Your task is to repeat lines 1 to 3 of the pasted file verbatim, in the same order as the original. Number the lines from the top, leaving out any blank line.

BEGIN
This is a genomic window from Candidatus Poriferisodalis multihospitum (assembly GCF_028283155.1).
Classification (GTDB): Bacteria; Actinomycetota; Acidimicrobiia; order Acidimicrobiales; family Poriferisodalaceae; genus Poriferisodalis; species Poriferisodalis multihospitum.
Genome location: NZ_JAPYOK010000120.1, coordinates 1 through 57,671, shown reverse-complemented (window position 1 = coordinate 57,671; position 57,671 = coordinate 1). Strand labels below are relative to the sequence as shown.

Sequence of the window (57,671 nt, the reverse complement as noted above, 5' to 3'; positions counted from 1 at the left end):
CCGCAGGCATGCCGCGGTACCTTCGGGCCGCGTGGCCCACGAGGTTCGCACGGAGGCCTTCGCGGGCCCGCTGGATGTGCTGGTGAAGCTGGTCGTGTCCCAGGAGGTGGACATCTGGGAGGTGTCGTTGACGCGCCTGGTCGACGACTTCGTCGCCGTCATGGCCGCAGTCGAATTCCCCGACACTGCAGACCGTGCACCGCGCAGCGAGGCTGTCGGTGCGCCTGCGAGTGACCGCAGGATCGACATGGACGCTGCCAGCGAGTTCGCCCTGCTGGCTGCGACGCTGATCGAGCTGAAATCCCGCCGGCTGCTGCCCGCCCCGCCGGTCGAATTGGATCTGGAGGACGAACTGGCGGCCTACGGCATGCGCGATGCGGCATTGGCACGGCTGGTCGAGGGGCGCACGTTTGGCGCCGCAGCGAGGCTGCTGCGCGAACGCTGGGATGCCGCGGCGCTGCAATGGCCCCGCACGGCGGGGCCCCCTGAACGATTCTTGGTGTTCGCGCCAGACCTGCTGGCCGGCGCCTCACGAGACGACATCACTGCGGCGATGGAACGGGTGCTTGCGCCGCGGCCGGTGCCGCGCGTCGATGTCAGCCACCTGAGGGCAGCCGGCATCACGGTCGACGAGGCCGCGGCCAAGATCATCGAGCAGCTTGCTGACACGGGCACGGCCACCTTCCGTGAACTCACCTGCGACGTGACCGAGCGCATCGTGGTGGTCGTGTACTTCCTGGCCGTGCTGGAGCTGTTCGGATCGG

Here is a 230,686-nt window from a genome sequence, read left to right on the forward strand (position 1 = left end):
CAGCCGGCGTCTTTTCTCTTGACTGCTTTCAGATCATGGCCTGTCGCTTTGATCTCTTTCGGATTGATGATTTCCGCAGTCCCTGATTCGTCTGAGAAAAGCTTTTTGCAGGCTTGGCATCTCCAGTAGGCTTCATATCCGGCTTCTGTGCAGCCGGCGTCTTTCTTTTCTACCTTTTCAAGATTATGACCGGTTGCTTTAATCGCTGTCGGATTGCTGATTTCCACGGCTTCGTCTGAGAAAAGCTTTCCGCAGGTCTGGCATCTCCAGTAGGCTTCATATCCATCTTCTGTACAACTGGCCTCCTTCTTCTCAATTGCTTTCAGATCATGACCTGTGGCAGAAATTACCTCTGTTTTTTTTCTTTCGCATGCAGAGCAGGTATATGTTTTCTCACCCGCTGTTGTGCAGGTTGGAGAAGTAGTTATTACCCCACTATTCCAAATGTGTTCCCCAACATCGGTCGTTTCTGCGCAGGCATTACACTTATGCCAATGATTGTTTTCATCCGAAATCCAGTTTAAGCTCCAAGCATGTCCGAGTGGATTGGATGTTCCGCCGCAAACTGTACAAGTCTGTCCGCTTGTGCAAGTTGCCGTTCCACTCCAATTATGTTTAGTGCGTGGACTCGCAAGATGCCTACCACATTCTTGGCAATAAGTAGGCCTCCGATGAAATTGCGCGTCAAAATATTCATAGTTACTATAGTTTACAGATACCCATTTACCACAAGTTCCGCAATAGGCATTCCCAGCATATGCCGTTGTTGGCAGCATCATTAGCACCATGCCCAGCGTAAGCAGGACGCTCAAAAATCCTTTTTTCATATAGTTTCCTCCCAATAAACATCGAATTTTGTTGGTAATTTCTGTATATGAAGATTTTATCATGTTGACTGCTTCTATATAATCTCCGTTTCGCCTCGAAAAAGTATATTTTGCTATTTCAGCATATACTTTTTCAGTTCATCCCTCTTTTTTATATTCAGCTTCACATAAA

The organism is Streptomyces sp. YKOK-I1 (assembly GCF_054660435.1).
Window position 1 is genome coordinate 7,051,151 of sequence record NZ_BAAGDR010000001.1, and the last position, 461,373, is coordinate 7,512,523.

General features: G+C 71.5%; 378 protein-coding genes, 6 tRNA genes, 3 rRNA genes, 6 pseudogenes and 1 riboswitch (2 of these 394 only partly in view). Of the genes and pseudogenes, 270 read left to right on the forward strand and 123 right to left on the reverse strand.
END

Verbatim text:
This is a genomic window from Candidatus Poriferisodalis multihospitum (assembly GCF_028283155.1).
Classification (GTDB): Bacteria; Actinomycetota; Acidimicrobiia; order Acidimicrobiales; family Poriferisodalaceae; genus Poriferisodalis; species Poriferisodalis multihospitum.
Genome location: NZ_JAPYOK010000120.1, coordinates 1 through 57,671, shown reverse-complemented (window position 1 = coordinate 57,671; position 57,671 = coordinate 1). Strand labels below are relative to the sequence as shown.